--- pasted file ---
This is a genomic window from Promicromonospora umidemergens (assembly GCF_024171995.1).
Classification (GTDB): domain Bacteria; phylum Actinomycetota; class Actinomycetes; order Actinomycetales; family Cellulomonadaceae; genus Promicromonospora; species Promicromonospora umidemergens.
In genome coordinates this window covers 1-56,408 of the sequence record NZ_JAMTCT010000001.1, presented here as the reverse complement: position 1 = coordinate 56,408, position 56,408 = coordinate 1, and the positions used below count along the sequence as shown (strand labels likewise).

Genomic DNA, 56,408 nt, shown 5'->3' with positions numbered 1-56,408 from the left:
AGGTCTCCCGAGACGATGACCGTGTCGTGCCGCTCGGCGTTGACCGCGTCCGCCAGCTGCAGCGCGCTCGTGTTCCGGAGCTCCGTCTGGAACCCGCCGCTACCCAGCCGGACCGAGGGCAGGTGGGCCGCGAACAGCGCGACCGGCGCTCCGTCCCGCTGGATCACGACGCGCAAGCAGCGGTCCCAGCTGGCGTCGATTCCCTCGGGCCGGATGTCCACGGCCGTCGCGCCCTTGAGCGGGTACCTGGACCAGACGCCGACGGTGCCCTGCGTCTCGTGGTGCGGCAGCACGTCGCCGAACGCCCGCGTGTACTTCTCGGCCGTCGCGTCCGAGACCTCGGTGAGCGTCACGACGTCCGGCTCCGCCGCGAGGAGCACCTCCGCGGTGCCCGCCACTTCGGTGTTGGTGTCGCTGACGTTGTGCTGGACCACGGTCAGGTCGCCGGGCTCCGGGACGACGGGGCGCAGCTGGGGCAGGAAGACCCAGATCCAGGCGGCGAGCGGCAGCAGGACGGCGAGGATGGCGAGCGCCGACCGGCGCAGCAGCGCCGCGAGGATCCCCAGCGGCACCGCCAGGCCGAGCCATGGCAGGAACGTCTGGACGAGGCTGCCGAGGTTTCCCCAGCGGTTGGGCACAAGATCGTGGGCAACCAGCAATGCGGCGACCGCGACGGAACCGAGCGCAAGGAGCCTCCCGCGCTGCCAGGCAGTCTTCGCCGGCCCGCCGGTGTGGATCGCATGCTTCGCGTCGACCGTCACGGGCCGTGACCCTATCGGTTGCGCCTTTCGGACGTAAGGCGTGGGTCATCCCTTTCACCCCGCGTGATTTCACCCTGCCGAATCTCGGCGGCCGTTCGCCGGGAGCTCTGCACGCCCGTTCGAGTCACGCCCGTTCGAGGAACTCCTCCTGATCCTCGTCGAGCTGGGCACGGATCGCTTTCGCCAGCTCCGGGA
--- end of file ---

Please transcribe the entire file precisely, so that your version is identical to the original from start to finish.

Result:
This is a genomic window from Promicromonospora umidemergens (assembly GCF_024171995.1).
Classification (GTDB): domain Bacteria; phylum Actinomycetota; class Actinomycetes; order Actinomycetales; family Cellulomonadaceae; genus Promicromonospora; species Promicromonospora umidemergens.
In genome coordinates this window covers 1-56,408 of the sequence record NZ_JAMTCT010000001.1, presented here as the reverse complement: position 1 = coordinate 56,408, position 56,408 = coordinate 1, and the positions used below count along the sequence as shown (strand labels likewise).

Genomic DNA, 56,408 nt, shown 5'->3' with positions numbered 1-56,408 from the left:
AGGTCTCCCGAGACGATGACCGTGTCGTGCCGCTCGGCGTTGACCGCGTCCGCCAGCTGCAGCGCGCTCGTGTTCCGGAGCTCCGTCTGGAACCCGCCGCTACCCAGCCGGACCGAGGGCAGGTGGGCCGCGAACAGCGCGACCGGCGCTCCGTCCCGCTGGATCACGACGCGCAAGCAGCGGTCCCAGCTGGCGTCGATTCCCTCGGGCCGGATGTCCACGGCCGTCGCGCCCTTGAGCGGGTACCTGGACCAGACGCCGACGGTGCCCTGCGTCTCGTGGTGCGGCAGCACGTCGCCGAACGCCCGCGTGTACTTCTCGGCCGTCGCGTCCGAGACCTCGGTGAGCGTCACGACGTCCGGCTCCGCCGCGAGGAGCACCTCCGCGGTGCCCGCCACTTCGGTGTTGGTGTCGCTGACGTTGTGCTGGACCACGGTCAGGTCGCCGGGCTCCGGGACGACGGGGCGCAGCTGGGGCAGGAAGACCCAGATCCAGGCGGCGAGCGGCAGCAGGACGGCGAGGATGGCGAGCGCCGACCGGCGCAGCAGCGCCGCGAGGATCCCCAGCGGCACCGCCAGGCCGAGCCATGGCAGGAACGTCTGGACGAGGCTGCCGAGGTTTCCCCAGCGGTTGGGCACAAGATCGTGGGCAACCAGCAATGCGGCGACCGCGACGGAACCGAGCGCAAGGAGCCTCCCGCGCTGCCAGGCAGTCTTCGCCGGCCCGCCGGTGTGGATCGCATGCTTCGCGTCGACCGTCACGGGCCGTGACCCTATCGGTTGCGCCTTTCGGACGTAAGGCGTGGGTCATCCCTTTCACCCCGCGTGATTTCACCCTGCCGAATCTCGGCGGCCGTTCGCCGGGAGCTCTGCACGCCCGTTCGAGTCACGCCCGTTCGAGGAACTCCTCCTGATCCTCGTCGAGCTGGGCACGGATCGCTTTCGCCAGCTCCGGGA